Monday, November 28, 2005

Ivan, Row the Boat Ashore

It was supposed to be a romantic boat ride under the moonlight. Weren’t boat rides under the moonlight romantic by definition? Yet Ivan was ruining it. He wasn’t talking. He didn’t take the opportunity to brush against her gently with small, playful pretenses of accident. He didn’t succumb to the simple fact of their being alone together in the tight confines of the rowboat. He just rowed, silent and persistent.

Pancakes looked toward the shore. It was impossible to tell if they were making any headway. They were too far out to get a good sense of where they were in relation to the land. Besides, it was dark. Ivan rowed, Pancakes watched, and the boat seemed to sit still.

Should she say something? She really wanted to. But it was his turn. That’s just the way it was. She could speak and relieve the tension, but they both knew how she felt. She didn’t need to keep going on about it.

So it was his turn. That much was obvious. Yet in spite of that, he just kept rowing. She couldn’t even see his face very well, although she could hear his labored breathing.

She felt herself getting angry. This was supposed to be their time to breathe a sigh of relief together. They were in this damn boat under the moonlight with a whole cooler of snacks and a couple of bottles of wine because this was a reward for hanging on during the last few weeks. This was supposed to be a giddy celebration after the tense silence of their little pregnancy scare.

So right about now, she thought, we should be laughing. Why the hell aren’t we laughing and drinking and eating cold grapes out of each other’s bellybuttons? Instead, here they were. Pancakes had gotten tired of making jokes and sharing her observations. Ivan’s responses short responses made her feel chastised. Plus, the wine was just making her tired. The whole affair was making her tired.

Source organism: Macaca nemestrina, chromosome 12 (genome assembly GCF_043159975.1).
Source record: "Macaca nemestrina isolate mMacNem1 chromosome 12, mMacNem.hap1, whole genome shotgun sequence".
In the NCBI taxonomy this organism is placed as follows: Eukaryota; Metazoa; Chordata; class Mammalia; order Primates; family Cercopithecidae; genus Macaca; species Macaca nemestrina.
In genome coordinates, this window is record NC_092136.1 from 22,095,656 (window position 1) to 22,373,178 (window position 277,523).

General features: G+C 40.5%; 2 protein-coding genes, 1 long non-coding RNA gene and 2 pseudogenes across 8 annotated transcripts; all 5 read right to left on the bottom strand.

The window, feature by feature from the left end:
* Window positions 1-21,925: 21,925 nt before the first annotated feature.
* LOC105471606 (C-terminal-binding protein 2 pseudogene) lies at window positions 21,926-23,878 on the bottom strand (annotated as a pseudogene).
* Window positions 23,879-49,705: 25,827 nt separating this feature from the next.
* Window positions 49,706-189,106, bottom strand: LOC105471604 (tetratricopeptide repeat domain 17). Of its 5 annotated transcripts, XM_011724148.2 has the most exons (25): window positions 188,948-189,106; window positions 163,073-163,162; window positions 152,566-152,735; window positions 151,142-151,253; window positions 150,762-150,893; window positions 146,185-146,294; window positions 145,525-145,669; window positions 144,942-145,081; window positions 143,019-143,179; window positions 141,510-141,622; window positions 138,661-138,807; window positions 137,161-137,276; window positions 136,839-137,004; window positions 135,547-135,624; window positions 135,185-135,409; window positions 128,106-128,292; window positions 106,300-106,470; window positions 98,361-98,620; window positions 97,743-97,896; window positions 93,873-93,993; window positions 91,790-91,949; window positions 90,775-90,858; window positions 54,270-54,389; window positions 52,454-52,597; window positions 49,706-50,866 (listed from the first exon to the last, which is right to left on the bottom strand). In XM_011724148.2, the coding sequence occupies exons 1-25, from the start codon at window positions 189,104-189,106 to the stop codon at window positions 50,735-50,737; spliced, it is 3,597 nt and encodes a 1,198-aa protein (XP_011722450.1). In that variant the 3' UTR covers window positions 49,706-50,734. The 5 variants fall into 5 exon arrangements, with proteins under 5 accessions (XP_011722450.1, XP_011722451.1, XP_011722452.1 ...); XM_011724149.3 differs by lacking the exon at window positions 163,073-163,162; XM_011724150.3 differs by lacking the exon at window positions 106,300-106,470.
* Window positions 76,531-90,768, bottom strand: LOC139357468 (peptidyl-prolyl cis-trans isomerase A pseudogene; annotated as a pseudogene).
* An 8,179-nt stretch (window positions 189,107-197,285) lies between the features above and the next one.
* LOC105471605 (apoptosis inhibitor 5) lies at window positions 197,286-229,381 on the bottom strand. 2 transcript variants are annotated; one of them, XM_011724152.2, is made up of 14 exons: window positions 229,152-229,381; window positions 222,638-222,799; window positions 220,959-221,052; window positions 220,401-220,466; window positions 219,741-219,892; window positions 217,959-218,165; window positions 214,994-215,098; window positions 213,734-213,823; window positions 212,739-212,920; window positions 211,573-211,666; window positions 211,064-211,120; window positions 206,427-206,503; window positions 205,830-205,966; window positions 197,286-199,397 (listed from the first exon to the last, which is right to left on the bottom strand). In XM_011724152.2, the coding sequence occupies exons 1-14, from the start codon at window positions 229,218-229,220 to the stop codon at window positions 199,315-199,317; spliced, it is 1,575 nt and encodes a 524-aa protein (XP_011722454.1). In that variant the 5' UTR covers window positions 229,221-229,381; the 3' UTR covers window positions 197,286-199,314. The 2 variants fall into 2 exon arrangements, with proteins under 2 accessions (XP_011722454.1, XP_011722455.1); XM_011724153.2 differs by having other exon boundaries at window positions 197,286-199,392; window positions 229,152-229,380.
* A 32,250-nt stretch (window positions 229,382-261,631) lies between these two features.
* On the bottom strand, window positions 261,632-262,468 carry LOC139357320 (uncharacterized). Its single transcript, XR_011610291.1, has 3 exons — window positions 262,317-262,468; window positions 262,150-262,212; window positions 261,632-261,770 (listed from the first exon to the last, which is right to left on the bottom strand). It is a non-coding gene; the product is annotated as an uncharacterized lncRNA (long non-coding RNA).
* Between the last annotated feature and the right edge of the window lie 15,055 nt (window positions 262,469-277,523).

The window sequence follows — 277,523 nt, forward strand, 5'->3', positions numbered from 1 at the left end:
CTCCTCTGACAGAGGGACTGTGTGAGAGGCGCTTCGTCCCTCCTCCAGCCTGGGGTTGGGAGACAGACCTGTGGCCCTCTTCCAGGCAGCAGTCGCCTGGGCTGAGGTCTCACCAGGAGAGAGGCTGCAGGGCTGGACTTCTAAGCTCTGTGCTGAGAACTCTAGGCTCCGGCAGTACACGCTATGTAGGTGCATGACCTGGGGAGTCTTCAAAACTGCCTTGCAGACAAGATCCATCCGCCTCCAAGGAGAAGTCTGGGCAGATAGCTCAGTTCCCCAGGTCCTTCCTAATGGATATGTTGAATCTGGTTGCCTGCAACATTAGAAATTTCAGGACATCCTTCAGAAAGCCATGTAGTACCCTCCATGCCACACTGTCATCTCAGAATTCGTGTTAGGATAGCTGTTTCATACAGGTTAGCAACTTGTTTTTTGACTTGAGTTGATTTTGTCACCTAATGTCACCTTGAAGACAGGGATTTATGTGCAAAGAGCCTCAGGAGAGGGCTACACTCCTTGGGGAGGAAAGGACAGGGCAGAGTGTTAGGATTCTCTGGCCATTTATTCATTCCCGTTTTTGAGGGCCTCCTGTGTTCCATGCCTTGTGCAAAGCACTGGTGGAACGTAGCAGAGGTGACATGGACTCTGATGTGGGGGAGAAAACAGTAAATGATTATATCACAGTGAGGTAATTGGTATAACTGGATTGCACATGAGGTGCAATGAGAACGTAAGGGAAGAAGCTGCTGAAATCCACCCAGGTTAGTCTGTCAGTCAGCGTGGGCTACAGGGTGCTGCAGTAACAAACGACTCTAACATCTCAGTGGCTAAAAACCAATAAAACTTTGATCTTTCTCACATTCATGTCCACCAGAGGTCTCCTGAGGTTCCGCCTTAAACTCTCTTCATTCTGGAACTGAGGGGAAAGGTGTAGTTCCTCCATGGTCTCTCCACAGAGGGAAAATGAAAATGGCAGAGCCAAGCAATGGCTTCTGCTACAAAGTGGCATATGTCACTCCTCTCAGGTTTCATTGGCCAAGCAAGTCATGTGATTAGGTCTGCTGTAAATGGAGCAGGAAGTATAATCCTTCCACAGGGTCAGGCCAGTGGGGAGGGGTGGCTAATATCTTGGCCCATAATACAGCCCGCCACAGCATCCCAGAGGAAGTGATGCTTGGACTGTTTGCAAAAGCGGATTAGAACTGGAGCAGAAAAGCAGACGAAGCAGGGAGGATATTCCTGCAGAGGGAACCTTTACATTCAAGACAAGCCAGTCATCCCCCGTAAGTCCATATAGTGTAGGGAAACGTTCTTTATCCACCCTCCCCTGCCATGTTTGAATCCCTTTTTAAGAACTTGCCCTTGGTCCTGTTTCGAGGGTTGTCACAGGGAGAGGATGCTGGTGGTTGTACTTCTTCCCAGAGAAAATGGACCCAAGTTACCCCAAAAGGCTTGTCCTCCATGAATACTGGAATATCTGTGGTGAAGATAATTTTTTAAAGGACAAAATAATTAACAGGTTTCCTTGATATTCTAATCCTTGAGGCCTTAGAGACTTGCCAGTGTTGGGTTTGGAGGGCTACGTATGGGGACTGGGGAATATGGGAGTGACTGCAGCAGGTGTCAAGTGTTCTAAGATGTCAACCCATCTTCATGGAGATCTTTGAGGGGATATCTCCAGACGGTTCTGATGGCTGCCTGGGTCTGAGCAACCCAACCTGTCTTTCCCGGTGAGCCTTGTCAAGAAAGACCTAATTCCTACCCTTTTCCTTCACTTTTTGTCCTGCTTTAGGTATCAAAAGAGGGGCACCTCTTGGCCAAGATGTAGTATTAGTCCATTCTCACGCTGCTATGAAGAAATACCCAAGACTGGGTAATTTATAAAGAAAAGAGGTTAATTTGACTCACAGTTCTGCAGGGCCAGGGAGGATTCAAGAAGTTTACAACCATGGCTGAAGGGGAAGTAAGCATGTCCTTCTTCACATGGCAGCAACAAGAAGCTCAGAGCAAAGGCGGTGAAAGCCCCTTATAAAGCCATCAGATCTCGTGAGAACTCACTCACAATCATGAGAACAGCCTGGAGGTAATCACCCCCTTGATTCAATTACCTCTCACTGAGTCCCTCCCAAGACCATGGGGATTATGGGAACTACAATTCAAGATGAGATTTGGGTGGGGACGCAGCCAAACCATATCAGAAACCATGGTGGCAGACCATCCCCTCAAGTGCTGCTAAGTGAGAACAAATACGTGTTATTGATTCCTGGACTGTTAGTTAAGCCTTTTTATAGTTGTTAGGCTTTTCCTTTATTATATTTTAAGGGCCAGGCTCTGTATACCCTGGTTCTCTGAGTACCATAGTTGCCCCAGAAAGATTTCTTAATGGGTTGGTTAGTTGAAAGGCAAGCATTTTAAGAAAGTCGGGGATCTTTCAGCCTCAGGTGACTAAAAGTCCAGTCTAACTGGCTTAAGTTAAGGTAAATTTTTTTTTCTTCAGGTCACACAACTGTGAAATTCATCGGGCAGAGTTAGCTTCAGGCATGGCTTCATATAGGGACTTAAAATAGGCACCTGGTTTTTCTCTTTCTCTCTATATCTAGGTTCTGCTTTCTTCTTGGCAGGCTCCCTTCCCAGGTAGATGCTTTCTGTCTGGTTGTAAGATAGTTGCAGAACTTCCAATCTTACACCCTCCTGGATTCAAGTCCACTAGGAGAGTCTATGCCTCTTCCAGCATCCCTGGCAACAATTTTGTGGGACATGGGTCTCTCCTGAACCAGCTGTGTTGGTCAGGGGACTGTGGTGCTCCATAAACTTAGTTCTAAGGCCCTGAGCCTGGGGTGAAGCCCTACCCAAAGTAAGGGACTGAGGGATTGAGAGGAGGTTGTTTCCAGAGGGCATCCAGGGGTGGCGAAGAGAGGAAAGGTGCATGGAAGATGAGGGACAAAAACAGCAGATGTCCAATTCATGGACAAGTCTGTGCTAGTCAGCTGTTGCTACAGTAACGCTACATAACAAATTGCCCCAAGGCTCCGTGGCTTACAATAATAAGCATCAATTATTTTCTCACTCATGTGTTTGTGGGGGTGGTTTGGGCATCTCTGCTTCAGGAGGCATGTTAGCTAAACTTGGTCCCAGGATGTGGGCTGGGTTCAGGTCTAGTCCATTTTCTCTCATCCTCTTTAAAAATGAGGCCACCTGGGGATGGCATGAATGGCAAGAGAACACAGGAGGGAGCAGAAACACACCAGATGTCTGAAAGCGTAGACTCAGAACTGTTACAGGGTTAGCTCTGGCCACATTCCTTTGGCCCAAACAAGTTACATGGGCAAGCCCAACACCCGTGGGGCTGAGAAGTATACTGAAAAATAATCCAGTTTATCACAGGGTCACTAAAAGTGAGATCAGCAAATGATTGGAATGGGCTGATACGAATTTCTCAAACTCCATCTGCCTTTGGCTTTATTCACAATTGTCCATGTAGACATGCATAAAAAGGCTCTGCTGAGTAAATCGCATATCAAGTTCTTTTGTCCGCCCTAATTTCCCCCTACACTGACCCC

“I don’t think we are moving,” Ivan said. His tone was conversational, but the comment was so unexpected that Pancakes started as if he had just shouted in her ear.

“What do you mean?” Pancakes asked. “At all?”

He continued in his slow, studied manner. It always made Pancakes aware of the fact that English wasn’t his first language. “It’s taken me some time to make the determination, but I have been observing several different points on the shore. From what I can tell, we’re not making progress.”

Pancakes looked along the shoreline. “I can’t tell at all. What happens if you just stop rowing?”

“How will that help?” Ivan sounded almost petulant.

“Well, if you’re rowing and we’re not getting anywhere, then maybe there’s something moving us in the opposite direction of the way you’re pushing. So if you stop, then we’re not fighting it anymore.”

Ivan stopped rowing. He held the oars out of the water. Pancakes could hear the water dripping from them. “So I just stop? See where it takes us?”

Pancakes peered into the darkness. The moonlight illuminated the area, but the ocean was black, pockmarked by irregular glints of light off its choppy surface. “Unless you think it’s going to take us somewhere bad,” she said. “It might take us out to sea.”

“Or it might take us in to shore.”

Pancakes thought about it a moment. “So we just wait to see what happens?”

“I could continue to row, but that’s not having any effect. I don’t know if it’s better just to stay in one place and hope that things change or to try something new.”

Pancakes didn’t answer. She didn’t know the answer either, but she also felt anxious about making a suggestion in the face of so much obvious symbolism. It was over the top. There was subtext galore. Even though they were both too smart not to see what they were doing, they were still doing it. She felt like anything she said could push them toward some kind of decision they weren’t really ready to make. What could she say about the boat that didn’t sound like a vote yea or nay for the continuation of their relationship?

The boat was jarred by a series of waves created by some distant ship. She looked down. “Oh, shit, I think I got merlot all over this blouse,” she said, righting her plastic wine glass.